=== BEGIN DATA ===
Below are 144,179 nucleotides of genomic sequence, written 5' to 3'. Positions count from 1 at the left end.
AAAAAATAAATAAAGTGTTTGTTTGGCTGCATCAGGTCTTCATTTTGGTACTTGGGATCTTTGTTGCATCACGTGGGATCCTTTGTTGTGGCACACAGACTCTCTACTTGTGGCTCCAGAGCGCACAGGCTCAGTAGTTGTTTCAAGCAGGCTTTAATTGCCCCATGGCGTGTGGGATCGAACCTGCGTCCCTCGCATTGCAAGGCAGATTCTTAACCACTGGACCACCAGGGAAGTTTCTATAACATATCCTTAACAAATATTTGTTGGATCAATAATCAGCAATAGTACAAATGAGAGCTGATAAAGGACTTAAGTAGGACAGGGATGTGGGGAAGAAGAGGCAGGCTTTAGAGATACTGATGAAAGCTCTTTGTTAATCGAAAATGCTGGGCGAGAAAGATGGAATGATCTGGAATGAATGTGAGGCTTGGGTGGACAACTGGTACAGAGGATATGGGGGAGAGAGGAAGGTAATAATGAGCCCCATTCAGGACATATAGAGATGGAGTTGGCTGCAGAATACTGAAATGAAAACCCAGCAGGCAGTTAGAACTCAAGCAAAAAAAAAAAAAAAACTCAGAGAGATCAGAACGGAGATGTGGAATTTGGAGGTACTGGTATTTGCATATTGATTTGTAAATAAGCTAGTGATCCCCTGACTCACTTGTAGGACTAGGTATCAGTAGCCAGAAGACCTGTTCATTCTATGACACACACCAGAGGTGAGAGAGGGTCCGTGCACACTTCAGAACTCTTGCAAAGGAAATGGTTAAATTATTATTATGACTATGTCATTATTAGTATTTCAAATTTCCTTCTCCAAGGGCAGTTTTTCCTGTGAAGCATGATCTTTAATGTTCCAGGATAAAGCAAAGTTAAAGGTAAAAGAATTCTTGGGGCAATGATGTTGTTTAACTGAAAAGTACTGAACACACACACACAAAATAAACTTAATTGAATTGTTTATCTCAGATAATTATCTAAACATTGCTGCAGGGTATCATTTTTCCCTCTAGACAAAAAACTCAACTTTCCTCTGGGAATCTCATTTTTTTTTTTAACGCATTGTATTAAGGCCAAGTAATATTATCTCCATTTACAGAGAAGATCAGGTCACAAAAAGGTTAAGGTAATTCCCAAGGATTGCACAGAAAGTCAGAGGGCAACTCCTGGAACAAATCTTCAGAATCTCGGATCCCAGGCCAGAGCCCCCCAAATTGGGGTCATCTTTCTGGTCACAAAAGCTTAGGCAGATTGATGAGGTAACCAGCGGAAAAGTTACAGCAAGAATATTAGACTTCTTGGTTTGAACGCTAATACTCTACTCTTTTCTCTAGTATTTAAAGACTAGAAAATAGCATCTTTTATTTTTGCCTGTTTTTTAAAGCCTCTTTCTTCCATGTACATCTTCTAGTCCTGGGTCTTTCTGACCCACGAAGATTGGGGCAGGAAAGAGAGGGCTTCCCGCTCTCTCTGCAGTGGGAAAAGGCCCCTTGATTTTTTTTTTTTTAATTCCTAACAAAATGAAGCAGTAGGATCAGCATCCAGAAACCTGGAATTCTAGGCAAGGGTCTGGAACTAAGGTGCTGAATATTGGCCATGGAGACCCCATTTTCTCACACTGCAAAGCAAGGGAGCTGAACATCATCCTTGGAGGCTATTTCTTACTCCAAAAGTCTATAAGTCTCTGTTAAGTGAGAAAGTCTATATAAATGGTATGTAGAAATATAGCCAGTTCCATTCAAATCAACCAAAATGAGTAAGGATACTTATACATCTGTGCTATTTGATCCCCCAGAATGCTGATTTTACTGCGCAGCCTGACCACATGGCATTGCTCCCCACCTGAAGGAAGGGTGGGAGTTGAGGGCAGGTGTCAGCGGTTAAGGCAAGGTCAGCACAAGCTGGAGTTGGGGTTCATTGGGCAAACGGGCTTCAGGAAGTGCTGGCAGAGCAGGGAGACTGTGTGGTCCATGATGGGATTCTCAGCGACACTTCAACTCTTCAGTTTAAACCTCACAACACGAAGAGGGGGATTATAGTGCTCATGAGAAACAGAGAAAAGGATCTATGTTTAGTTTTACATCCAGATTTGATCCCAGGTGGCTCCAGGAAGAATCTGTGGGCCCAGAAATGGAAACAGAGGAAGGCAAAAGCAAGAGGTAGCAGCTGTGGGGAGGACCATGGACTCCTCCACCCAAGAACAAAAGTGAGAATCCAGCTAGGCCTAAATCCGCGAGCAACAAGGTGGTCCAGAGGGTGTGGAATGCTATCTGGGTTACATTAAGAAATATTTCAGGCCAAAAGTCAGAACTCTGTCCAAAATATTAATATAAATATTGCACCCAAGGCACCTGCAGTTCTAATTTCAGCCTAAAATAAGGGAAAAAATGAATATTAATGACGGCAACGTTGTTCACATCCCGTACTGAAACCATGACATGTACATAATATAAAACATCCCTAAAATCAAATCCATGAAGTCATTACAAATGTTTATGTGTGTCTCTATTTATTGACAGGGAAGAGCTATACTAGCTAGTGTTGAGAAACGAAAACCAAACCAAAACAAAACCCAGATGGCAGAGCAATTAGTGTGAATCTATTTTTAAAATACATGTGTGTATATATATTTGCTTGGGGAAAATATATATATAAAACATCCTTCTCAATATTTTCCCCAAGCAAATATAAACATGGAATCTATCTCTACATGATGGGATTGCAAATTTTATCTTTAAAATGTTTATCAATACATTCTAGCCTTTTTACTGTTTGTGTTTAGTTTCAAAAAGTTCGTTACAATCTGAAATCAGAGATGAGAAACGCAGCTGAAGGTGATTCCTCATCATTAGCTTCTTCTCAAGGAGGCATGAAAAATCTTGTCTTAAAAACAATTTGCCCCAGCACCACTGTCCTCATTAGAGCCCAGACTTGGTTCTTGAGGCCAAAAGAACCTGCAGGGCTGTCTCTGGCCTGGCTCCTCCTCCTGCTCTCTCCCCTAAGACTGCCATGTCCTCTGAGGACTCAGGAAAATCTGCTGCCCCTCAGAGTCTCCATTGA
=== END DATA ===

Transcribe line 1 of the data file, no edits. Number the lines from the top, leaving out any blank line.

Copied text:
Below are 144,179 nucleotides of genomic sequence, written 5' to 3'. Positions count from 1 at the left end.